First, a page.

NEW YORK — Marcus Semien remembers what it was like to be a Giants fan back in 2010.
“I think it was called, like, ‘torture,’” he said recently.
The Bay Area native was in college at the University of California-Berkeley when Bruce Bochy first brought championship baseball back to San Francisco. Semien rooted for that Giants team, which managed to eke out just enough offense to win close games, putting fans through agony every night in the process.
“So it’s definitely been better on the offensive side than what he’s used to,” Semien said of his new manager’s new team when he spoke to Yahoo Sports a couple of weeks ago in Arlington, Texas.
Bochy came out of a short retirement to manage the Texas Rangers — who have scored the second-most runs in MLB this season (the 2010 Giants were 17th in the league). And even after winning three rings with San Francisco, Bochy has to admit it.
“Obviously, this team's got more power and put more runs on the board,” he said during that same Arlington series. “We don't play as many torturous games as we did in San Francisco.”
For most of the season, that has been to the Rangers’ credit. Their team slugging percentage is third in baseball, which they pair with the lowest starting pitching ERA. Even more importantly, until this week, they’d had at least a partial share of first place in the AL West every day since Opening Day. One year after losing 94 games, the Rangers were playoff-bound for the first time since 2016 and crushing opponents along the way.
“You can get a little spoiled,” Bochy said earlier this week in New York. “‘Well, we don’t need to execute. We’re doing damage, hitting the ball out of the ballpark and doubles — whatever.’
“Now, it’s going to be important that we do it.”
"Now" means after an eight-game losing streak that saw the Rangers fall out of first to the surging Seattle Mariners. Between when I saw them host the Angels in Texas and their arrival in New York, the Rangers won just one game and lost nine. Suddenly, issues that had been masked by their overall success — their record in one-run games (9-18 before they got to New York), their record in extra-innings games (2-6), the number of walk-offs they’ve been part of (three wins and eight losses) — looked suspect.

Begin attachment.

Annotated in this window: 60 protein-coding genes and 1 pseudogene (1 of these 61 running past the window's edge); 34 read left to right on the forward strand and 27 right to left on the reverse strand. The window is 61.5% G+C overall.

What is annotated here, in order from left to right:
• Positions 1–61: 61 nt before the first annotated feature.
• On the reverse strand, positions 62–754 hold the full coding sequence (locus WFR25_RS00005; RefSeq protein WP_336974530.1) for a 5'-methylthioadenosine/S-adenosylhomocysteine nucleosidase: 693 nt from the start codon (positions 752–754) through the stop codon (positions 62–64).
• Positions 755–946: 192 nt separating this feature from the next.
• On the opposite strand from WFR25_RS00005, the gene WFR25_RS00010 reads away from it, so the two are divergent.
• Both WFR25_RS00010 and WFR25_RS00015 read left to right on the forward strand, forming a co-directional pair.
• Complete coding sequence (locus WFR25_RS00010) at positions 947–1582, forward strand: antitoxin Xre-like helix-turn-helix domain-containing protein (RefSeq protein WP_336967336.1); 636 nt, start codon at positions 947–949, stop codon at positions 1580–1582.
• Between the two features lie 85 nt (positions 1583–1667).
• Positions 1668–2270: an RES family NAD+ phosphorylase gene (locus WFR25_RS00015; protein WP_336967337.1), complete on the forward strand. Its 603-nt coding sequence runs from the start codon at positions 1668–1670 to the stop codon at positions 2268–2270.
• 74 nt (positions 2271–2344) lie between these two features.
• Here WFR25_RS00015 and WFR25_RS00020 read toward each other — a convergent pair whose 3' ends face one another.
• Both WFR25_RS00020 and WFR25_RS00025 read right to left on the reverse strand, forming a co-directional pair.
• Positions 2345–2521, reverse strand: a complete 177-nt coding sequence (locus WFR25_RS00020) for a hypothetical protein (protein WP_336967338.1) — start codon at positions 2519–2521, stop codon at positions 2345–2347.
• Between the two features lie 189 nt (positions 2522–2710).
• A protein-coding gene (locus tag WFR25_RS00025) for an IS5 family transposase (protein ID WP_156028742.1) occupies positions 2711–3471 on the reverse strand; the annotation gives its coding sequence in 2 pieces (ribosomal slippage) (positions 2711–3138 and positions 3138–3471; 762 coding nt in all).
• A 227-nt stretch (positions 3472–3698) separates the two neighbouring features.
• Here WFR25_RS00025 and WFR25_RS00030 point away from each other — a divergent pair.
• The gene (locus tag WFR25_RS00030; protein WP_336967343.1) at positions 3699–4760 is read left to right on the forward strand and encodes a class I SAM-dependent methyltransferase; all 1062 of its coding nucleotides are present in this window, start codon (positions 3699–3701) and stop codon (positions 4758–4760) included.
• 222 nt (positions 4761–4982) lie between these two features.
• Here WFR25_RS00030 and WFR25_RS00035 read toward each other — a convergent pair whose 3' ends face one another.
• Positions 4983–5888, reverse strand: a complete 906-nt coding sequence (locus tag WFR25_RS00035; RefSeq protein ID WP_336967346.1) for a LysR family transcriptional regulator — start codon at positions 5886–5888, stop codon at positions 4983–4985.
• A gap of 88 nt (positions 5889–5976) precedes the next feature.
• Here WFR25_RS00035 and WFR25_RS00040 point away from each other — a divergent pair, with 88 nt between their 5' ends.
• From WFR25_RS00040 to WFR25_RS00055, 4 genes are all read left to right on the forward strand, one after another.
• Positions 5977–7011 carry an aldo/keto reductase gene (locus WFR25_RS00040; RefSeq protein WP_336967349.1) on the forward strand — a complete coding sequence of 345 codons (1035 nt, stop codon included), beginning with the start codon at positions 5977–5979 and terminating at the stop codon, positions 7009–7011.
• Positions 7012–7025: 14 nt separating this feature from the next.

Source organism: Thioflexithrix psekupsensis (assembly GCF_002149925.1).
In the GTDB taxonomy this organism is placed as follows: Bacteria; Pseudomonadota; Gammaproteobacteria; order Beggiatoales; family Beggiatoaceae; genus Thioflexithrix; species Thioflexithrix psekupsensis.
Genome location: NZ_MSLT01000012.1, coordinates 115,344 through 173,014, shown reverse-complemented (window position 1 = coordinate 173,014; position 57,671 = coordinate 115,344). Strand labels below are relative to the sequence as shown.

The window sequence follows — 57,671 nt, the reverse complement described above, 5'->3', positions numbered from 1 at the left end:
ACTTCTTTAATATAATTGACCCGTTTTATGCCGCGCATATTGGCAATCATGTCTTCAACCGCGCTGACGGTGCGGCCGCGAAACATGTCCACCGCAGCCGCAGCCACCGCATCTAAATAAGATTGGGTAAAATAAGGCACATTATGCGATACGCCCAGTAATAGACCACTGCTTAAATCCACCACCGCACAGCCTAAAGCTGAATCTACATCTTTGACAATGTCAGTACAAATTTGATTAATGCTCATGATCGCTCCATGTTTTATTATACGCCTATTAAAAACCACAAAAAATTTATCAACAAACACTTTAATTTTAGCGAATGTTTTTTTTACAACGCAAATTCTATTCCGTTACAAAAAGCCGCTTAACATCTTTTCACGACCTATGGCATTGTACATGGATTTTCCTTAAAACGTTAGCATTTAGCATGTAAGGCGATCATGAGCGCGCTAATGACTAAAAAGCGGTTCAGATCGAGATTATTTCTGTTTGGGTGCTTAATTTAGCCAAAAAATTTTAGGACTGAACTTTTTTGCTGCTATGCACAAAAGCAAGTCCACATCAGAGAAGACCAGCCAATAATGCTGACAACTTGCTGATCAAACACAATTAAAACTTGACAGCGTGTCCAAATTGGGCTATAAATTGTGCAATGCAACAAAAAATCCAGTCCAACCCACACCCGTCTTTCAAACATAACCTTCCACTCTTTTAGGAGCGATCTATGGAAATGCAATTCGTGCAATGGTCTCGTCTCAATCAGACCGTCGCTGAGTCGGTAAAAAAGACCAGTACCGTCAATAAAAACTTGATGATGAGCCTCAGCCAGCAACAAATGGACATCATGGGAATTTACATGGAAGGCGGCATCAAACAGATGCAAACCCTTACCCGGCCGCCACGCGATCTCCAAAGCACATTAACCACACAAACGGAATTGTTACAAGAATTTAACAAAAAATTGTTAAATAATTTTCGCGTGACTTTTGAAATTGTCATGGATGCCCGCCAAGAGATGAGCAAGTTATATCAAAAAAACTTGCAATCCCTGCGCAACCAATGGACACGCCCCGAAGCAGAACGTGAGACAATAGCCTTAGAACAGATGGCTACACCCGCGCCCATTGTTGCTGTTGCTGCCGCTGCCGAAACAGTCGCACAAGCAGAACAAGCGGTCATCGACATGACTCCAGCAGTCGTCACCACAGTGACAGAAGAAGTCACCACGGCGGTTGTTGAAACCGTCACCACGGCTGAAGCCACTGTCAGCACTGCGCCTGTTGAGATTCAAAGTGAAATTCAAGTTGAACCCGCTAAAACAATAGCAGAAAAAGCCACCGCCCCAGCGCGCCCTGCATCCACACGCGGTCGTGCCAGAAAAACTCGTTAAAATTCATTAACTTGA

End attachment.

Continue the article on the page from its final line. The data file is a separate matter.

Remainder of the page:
When the Rangers beat the Mets 4-3 on Monday after scoring the tying and go-ahead runs with two outs in the ninth inning, it marked the first time all season that they won a game in which they trailed after the eighth inning. Before that, they were 0-47 in such situations.
“Well, first of all, I knew that we hadn’t done it,” Bochy said the next day of that ignominious distinction. “You look at last night, get second and third, get two strikeouts. That’s what’s impressive, too. We all go, ‘Here we go again.’ But Nate [Lowe] came through with a hit. So now, you know, all right, we’ve done this. We know we can do it again.
“Because we’re going to be in this situation again.”
Nathaniel Lowe — who was not one of the Rangers’ franchise-record six All-Stars this season, despite a quietly productive season — did not know the Rangers were 0-47 when trailing in the ninth inning before he smacked the single to snap that streak.
“And that’s crazy, right? For a team that’s on pace to win 90 games and not having come back in the ninth, that’s crazy,” he said a few days later. “I also didn’t know we had more blown saves than saves converted. So that's a really awful recipe, you know?”
It’s definitely not great, Nate.
The Rangers win in a way that is perfect for Texas: big.